Review: Svol Aquavit – Danish and Swedish

Review: Svol Aquavit – Danish and Swedish

Aquavit seems to be having a minor resurgence in American cocktail culture as an alternative to gin, and U.S. drinkers are now getting access to two new expressions of this Scandinavian essential: Svol, available in both “Danish” and “Swedish” styles (though both are made in Brooklyn, NY).

Some details:

Launching in the U.S. this month, Svöl Aquavit seeks to celebrate the varied regional traditions of Scandinavia’s beloved spirit and reveal how an obscure caraway-infused liquor can be used in cocktails as an everyday flavor accent or base spirit. Created in collaboration with experts in Nordic cuisine who worked under leading Danish restaurateur Claus Meyer, this modern aquavit is made to showcase the diversity of styles found in Scandinavian countries. Svöl Aquavit offers two styles – Danish and Swedish, each available in select markets.

Dating back to the 15th century, aquavit is traditionally made with a grain or potato distillate base that is infused and re-distilled with a variety of herbs and spices, always including caraway. Over the years, distinct regional styles of aquavit have developed in each Scandinavian country. In Denmark and Sweden, aquavits are made with un-aged grain distillates; Danish aquavits tend to be caraway-dominant with notes of citrus, while Swedish varieties often feature dill and fennel as lead flavors alongside caraway. Svöl’s Danish-Style Aquavit features the highest-quality caraway from Finland as its dominant flavor, which is then rounded out by other botanicals such as Icelandic angelica root and pine bark, rose hip, and gooseberry. Meanwhile, Svöl’s Swedish-Style Aquavit features fresh dill, which is cold-infused for 24 hours to ensure the bright fresh taste, and fennel that’s been cracked and roasted to release its flavor and aromas of lovage and lemon peel.

On the heels of launching and building Avuá Cachaça into a category leader in the United States, Svöl Aquavit is founded by Peter Nevenglosky, who is dedicated to paying homage to aquavit’s centuries of history. To ensure the integrity of the flavor profiles, Nevenglosky tapped Gunnar Gíslason, former Executive Chef at Agern in New York and owner of Dill Restaurant in Reykjavik, Iceland, to select and source botanicals from around the world; Jonas Andersen, business development manager for Great Northern Food Hall and Agern, also consulted on the botanical combinations and aromatics. Noted distilling expert Allen Katz developed the distillation and botanical extraction techniques at his New York Distilling Co in Brooklyn, NY, where Svöl Aquavit is made in a 1,000-liter copper still, beginning by mixing a unique blend of full grain New York rye, corn and barley spirit with a neutral grain spirit.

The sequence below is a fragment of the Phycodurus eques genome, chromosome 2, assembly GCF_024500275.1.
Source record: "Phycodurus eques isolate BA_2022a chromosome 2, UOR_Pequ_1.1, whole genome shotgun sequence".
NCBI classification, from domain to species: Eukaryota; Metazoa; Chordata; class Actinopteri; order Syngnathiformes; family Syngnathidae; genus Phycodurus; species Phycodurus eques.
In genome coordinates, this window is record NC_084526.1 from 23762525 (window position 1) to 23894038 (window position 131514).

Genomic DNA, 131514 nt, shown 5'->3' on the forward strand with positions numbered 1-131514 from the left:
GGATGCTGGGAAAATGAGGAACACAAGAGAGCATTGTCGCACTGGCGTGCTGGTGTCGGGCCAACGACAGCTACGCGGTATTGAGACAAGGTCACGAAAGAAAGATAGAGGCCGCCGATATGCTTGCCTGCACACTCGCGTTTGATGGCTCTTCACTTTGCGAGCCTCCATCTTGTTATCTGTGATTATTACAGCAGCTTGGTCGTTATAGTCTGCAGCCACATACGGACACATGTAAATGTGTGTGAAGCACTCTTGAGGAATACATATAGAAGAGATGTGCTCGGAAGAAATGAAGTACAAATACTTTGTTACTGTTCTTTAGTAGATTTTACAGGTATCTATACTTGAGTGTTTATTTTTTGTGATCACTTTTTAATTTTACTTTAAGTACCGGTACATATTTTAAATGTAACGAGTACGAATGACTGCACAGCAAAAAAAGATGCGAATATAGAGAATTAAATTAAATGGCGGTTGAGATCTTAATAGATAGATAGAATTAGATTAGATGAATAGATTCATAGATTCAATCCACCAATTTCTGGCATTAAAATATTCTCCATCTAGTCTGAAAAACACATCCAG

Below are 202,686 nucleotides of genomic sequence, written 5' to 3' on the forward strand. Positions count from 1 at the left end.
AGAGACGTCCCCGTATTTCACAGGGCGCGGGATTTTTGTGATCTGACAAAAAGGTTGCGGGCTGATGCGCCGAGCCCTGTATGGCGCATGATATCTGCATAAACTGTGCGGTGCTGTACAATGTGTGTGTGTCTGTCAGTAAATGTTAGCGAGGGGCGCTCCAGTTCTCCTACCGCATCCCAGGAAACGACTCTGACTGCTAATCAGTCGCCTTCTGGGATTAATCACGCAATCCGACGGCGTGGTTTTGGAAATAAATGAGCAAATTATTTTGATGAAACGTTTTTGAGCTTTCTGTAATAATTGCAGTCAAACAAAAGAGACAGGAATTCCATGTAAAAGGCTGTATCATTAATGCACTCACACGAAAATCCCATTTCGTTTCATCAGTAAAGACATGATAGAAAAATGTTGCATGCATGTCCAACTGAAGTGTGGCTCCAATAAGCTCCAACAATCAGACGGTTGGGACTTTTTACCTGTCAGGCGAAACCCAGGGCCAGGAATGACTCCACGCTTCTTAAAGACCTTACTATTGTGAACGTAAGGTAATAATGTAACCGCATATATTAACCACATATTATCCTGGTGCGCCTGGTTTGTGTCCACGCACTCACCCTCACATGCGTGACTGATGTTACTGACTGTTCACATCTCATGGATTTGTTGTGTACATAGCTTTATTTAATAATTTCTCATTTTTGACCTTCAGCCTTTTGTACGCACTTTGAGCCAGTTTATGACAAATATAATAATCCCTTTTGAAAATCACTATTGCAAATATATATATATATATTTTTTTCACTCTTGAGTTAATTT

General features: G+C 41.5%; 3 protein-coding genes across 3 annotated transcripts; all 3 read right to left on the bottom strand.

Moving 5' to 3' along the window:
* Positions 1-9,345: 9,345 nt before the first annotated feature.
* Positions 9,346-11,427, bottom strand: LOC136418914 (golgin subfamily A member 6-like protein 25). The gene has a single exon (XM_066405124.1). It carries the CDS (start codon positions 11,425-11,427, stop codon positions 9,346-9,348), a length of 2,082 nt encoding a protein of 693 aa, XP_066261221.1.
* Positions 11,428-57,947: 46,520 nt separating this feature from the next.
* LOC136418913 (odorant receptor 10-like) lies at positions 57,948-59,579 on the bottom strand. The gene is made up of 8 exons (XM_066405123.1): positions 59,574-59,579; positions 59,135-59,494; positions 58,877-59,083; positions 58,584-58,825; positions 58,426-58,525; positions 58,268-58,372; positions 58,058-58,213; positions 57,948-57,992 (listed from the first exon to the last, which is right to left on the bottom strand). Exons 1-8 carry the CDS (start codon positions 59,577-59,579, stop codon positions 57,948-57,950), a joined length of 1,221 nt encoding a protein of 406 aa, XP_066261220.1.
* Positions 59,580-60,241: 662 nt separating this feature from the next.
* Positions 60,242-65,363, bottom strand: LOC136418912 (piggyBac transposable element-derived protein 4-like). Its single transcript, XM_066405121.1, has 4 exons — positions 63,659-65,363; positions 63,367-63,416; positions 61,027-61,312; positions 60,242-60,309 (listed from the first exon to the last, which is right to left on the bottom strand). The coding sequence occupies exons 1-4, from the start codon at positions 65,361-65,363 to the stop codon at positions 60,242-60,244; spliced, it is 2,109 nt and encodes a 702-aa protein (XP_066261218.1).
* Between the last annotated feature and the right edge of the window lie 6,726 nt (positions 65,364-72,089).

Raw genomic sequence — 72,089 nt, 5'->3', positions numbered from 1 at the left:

“Aquavit holds a unique position as a less-known, yet highly versatile cocktail spirit,” says Nevenglosky, who is also the founder of Drifter Spirits, the distribution network which represents Svöl Aquavit and Avuá Cachaça in the United States. “Our team of industry experts dedicated three years to category research, experimented with more than 50 botanicals from around the world, and ran hundreds of tests on stills of various sizes to achieve maximum concentration of flavor. Svöl Aquavit offers something new in the aquavit universe and we look forward to professional and home bartenders joining us on this journey of discovery.”

Svöl, meaning cool or cold, was one of the eleven rivers that predate the creation of the world in Norse Mythology. The Viking runic compass symbol is on the cap labels, while the bottle designs feature images of the Stockholm Archipelago in Sweden and the chalk cliffs of Møns Klint in Denmark.

OK! So let’s dig in to both expressions from Svöl.

Both are 80 proof.

Svol Danish-Style Aquavit – Flavored with six botanicals including caraway (sourced from Finland), angelica root (Iceland), Cape gooseberry (Peru), coriander (India), rose hip (Chile), and lemon peel (USA). Big rye bread notes on the nose, as expected, with just a hint of citrus underneath. The rose hip is much more evident on the palate, where strong perfume and dried florals temper the rye bread note. Worry not, though, the rye makes a huge comeback on the finish, with a fresh but lingering pungency that hangs on for quite awhile. Ultimately quite cleansing. Nice Bloody Mary component. A- / $30 

Svol Swedish-Style Aquavit – Flavored with seven botanicals: Caraway (Finland), dill (USA), coriander (India), fennel (India), lemon verbena (Egypt), lovage (Poland), and lemon peel (USA). The caraway and dill are in a surprisingly nice balance here, with neither really dominating in the glass. The nose is perky and plenty herbal, that rye bread with pickles now atop it. The palate comes across as slightly sweeter than the Danish expression, the lack of rose hips changing the flavor dramatically. Dill and fennel are both enduring on the finish, which is considerably longer and more “sticky” on the palate than the Danish-Style version. Different, but also lovely. A- / $35

Svol Swedish-Style Aquavit




Christopher Null is the founder and editor in chief of Drinkhacker. A veteran writer and journalist, he also operates Null Media, a bespoke content creation company.

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